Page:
Posted on: November 30, 2017
When a woman in a trades program confirms her status as a journeyperson by earning her Red Seal Certification, it often marks the end of their road at Thompson Rivers University, as she will have learned the skills and abilities to make it on her own in the working world. However, as Amber Cachelin has found, it’s not always the end of the support you can receive from TRU, thanks to funding from RBC Women in Trades. Funding is given through bursaries to women in trades programs, but it is also assists women in achieving their career goals; before, during and even after their program ends.
Cachelin graduated from TRU in 2016 with her Red Seal as an Electrician and has been working ever since. while in school, she did not involve herself much with the Women in Trades events, other than agreeing to mentor women who were coming into the electrical foundation program. She had a razor-sharp focus on completing her schooling and found herself working up north for Pyramid Corporations during her third and fourth year of apprenticeship before coming back to Kamloops to work for former classmate Becci Brunooghe at Tusk Automation. While working in the industry, she was pleased to find herself working alongside women on various projects, and found her experiences in the field mostly positive.
It was after a slow work period at Tusk Automation, followed by a medical leave that had Cachelin thinking about starting her own Electrical Company during the fall of 2017. Shortly afterward, Greensleeves Electrical was born. Through funding available at Community Futures Thompson Country, she was able to develop a thorough business plan, and any worry she might have had about starting up a company soon diminished. In fact, Cachelin found the process more manageable than she’d made it out to be.
“It’s been an amazing opportunity. I am enjoying it more than I thought. I’m the type of person where I shy away from stress and responsibility, but I also like to be busy. I find I really like running my own company. There’s only as much stress and responsibility as I want to take on, which is actually quite a lot as I like to be busy”, Cachelin said.
It was this sort of gung-ho attitude about trades work, and owning her own business, that made Cachelin the ideal person to speak to a group of women who were interested in going into trades programs. On October 11, 2017, Cachelin spoke at the ‘RBC Women in Trades Forum’ and shared her experiences as a woman in a trades program at TRU, and in the field afterwards. She spoke eloquently of her experiences, not shying away from talking about the sexism she had experienced in the field, but letting women know any struggles you may have while working are worth it in the end.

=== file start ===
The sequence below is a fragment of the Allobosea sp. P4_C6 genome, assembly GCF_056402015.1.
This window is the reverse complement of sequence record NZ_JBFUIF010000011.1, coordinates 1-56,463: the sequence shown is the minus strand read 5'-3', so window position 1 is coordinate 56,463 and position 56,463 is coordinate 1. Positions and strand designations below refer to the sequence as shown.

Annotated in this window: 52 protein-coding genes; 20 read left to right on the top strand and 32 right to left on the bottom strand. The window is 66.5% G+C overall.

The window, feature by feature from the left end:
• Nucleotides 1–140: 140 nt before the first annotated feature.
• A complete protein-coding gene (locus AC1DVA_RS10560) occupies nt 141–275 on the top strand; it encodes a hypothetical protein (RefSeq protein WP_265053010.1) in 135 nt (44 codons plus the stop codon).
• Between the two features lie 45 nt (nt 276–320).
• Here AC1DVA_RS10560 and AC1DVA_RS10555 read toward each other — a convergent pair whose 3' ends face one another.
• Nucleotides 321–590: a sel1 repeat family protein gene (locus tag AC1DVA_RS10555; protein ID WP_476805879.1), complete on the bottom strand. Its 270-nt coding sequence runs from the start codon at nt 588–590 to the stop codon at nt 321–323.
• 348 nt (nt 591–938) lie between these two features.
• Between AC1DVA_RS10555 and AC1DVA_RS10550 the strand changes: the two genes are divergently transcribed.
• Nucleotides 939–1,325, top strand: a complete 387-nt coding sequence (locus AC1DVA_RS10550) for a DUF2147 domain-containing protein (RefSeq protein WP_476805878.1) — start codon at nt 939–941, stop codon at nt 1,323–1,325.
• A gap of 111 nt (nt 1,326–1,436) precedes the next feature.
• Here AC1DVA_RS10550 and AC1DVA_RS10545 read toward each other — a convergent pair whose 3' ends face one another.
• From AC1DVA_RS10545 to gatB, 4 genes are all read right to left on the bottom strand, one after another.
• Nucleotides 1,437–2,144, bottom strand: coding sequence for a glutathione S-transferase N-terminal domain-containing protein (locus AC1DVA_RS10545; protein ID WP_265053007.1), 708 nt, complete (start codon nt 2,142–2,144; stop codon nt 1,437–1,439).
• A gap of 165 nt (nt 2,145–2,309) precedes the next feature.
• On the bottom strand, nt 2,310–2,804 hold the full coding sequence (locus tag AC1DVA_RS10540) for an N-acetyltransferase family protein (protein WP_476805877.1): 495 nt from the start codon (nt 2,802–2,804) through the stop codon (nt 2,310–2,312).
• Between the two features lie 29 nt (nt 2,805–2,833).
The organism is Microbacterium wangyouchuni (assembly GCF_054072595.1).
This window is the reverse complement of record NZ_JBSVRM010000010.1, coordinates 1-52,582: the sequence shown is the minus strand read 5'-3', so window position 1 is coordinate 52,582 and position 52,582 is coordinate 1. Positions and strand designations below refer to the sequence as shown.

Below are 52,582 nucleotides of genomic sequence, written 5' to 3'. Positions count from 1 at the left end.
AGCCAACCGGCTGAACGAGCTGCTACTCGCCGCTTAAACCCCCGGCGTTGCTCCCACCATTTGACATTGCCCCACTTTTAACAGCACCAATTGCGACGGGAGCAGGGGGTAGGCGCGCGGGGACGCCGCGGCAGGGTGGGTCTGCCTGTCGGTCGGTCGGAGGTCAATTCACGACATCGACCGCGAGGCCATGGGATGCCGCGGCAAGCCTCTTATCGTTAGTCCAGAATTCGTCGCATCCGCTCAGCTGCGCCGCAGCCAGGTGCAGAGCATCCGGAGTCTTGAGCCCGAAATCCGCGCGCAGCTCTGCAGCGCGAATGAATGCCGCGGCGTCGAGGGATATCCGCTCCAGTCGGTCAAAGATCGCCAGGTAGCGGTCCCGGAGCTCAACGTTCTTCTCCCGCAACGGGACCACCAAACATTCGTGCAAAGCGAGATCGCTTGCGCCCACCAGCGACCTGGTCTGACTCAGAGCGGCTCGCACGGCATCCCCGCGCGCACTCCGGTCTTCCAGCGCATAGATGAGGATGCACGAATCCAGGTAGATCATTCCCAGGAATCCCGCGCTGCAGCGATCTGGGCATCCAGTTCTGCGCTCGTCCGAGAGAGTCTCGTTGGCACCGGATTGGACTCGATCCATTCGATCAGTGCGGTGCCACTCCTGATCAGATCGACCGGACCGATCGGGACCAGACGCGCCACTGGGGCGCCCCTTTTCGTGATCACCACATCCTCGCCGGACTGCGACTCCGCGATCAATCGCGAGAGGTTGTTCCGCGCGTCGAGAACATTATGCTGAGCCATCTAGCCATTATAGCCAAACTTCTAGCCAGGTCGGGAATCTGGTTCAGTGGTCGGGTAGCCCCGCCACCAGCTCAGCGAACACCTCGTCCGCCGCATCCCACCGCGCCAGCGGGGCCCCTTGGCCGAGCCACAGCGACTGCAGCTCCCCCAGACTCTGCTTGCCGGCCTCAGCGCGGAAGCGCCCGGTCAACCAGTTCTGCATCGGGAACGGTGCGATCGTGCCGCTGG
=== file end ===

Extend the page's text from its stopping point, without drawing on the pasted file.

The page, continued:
After Cachelin spoke at the forum, it was clear she’d make a great alumni representative for a conference on ‘The Art of Leadership’ in Vancouver. With her new status as a business owner, and long-term plan to hire more employees it was clear she’d be a great fit for the conference. The one-day conference featured the likes of Joe Biden, Amanda Lang and other speakers giving their expertise on the art of leadership; something Cachelin will take with her into her business. She spoke highly of Joe Biden’s speech, which showed not only his leadership abilities but his strong advocacy for women in business.
Cachelin was quick to point out the speakers were not only articulate but also inspiring and helped to reinforce her ideas as a new business owner. “A lot of ideas were presented where I’d already kind of come to the conclusions on my own but they were reinforced. I mean, you can come to your own conclusions, which are your own thoughts and ideas, but when other people reinforce them at a leadership conference, it clicks that, ‘Wow, I’m on the right track.’’, Cachelin mused.
Cachelin knows Greensleeves Electrical is still in its infancy, but as business is already booming, she is already looking ahead to the day when she’ll need to hire more workers. She has stated she would not hesitate in the slightest to hire women from a TRU Trades and Technology program and is already thinking about the employer that she’d like to be for future employees.
“The biggest thing is keeping morale up. If you have poor morale, you’re going to have no productivity. People are going to be counting down the minutes until the end of the day and pounding their head against the wall to get me out of here, but if you make it an exciting place to work and people actually like their jobs it’ll make all the difference,” Cachelin stated of future plans.
Not only did Cachelin take away a lot from her time at the ‘Art of Leadership,’ she has the makings of an excellent leader herself and is an outstanding representative from the TRU School of Trades.